This book explores the author's contemporary poetics and pedagogy as it emerges from his reflections on his own writing and teaching, and on the work of other poets, particularly contemporary writers with whom he feels some affinity. At its heart is the author's attempt to elaborate his vision of a species of pastoral that is adequate to a globalised world (the author himself writes and teaches in the United States, the UK and his native Australia), and an environmentally and politically just poetry. The book has an autobiographical element, as the author explores the pulse of his poetic imagination through significant moments and passages of his life.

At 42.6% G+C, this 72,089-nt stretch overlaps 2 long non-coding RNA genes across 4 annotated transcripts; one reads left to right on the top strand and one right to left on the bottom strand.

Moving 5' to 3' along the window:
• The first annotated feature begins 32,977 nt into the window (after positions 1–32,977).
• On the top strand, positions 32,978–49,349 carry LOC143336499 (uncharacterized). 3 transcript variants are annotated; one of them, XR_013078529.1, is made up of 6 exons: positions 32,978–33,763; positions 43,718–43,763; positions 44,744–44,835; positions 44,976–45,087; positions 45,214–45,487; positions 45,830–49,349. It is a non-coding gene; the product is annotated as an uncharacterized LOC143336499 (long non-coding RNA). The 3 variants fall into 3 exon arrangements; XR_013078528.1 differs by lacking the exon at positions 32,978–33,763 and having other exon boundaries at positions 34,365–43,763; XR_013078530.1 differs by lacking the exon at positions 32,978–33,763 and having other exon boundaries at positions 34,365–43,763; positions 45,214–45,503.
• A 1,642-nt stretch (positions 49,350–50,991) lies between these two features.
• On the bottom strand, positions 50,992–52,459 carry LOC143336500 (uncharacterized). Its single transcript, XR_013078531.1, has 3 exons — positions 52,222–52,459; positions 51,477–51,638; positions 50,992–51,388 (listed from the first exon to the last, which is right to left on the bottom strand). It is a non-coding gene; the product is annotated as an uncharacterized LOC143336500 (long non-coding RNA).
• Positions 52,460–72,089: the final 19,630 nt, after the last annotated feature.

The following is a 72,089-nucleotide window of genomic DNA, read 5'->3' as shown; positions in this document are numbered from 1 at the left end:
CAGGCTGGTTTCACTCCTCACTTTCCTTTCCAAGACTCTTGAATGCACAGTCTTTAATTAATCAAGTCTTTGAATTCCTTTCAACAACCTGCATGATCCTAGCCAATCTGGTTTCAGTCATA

The essential purpose of my work is to challenge familiar topoi and normatives of poetic activity as they pertain to environmental, humanitarian and textual activism in ‘the world-at-large’: to show how ambiguity can be a generative force when it works from a basis of non-ambiguity of purpose. The ‘disambiguation’ is a major difference with all other critical works on generative ambiguities: I state there is a clear unambiguous position to have regarding issues of justice, but that from confirmed points, ambiguity can be an intense and useful activist tool. There is an undoing of an apparent paradox of text in terms of ‘in the real world’ activism. It becomes an issue of consequences arising from creative work and positioning. Whether in discussing a particular literary text or ‘event in the world’, I make use of creative texts at specific sites of a broader, intertextual and interconnected activism.